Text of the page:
Letter | Published:

Gravitation and Light

Nature volume 104, page 354 (04 December 1919) | Download Citation



As I said last week (p. 334), and also in the December Phil. Mag. (p. 737), the refractivity μâ1, necessary at every point of a gravitational field to produce the Einstein deflection, is the ratio of the energy of a constant-mass particle fallen there from infinity to the energy of the same particle moving with the speed of light; but it is not permissible to say that the solar gravitational field acts like a lens, for it has no focal length. If the sun were backed by a nebula or any luminous area, the light grazing the rim all round would be brought to a focus at a place seventeen times the distance of Neptune, while light from any larger circle would focus still further off in proportion to the area of the circle. So from a uniformly luminous area there would result a focal line of constant brightness. The moon is, unfortunately, impotent to make an annular eclipse interesting.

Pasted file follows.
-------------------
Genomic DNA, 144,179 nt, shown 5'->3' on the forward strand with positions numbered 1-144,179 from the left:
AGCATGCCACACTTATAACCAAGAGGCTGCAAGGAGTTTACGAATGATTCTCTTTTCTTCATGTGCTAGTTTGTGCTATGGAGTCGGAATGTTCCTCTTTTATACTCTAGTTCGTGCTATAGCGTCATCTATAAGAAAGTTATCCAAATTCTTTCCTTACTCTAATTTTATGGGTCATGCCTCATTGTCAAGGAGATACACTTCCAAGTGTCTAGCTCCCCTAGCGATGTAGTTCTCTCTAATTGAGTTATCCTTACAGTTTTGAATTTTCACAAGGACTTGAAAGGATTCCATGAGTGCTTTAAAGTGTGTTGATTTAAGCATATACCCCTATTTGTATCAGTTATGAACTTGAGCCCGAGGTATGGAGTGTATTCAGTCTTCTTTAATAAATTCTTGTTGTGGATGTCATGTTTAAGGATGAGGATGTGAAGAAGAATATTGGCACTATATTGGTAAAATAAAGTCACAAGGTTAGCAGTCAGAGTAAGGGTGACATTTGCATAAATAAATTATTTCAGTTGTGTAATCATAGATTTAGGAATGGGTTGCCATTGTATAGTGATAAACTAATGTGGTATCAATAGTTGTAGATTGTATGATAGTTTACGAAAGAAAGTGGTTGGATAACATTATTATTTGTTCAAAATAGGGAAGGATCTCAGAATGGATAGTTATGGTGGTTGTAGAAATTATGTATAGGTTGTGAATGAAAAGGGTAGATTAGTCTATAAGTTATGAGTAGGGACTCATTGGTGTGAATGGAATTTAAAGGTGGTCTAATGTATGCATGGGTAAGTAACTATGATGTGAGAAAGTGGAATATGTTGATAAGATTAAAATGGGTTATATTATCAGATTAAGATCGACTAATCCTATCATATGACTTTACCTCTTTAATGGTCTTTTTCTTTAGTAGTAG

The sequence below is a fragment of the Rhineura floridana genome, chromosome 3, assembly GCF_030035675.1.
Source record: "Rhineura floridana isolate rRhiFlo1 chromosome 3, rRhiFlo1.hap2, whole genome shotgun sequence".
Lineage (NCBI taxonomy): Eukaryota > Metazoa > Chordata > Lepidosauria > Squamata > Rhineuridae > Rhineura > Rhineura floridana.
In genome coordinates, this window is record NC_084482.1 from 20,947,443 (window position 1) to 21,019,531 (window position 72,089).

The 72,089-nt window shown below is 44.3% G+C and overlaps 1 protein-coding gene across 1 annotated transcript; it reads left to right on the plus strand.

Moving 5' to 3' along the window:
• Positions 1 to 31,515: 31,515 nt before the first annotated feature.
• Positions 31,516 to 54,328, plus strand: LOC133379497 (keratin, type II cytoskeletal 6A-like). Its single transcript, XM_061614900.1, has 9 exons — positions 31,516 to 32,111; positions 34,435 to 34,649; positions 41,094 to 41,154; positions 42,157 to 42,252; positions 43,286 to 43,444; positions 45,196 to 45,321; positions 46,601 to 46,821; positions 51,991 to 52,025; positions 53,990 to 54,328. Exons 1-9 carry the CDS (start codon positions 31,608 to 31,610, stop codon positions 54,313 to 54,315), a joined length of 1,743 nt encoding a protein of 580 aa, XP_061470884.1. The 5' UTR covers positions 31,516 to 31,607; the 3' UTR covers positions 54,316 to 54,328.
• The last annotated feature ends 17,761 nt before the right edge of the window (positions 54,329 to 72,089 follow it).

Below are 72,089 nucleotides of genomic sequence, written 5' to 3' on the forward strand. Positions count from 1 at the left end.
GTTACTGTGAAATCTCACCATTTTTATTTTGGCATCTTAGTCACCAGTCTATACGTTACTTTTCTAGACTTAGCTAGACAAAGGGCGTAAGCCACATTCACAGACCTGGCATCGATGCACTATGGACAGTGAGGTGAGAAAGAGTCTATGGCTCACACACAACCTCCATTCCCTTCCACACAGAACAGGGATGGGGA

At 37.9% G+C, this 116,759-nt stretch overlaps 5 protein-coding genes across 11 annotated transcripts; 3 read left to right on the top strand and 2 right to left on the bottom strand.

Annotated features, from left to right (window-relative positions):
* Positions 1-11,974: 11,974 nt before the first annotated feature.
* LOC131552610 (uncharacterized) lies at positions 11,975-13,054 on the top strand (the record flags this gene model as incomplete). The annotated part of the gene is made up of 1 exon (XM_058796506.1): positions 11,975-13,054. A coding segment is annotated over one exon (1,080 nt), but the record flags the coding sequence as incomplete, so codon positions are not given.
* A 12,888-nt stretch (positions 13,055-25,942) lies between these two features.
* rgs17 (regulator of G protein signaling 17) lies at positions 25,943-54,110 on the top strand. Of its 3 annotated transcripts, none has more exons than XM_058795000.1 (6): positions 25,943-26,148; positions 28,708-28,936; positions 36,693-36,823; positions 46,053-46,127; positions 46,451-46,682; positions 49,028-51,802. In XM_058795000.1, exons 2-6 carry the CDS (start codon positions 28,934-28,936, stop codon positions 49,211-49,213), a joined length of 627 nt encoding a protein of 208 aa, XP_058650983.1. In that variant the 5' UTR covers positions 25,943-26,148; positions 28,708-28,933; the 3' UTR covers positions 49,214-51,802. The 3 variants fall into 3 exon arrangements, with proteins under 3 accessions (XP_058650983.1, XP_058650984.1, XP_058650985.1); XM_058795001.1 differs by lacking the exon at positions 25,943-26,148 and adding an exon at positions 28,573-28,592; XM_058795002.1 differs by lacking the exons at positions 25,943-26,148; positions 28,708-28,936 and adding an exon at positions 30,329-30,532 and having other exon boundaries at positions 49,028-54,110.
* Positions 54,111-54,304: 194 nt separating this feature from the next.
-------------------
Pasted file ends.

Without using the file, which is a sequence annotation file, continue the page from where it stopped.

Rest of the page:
Access optionsAccess options

Rent or Buy article

Get time limited or full article access on ReadCube.


All prices are NET prices.

Author information


  1. Edgbaston, Birmingham, November 30.



  1. Search for OLIVER J. LODGE in:

About this article

Publication history




Further reading


By submitting a comment you agree to abide by our Terms and Community Guidelines. If you find something abusive or that does not comply with our terms or guidelines please flag it as inappropriate.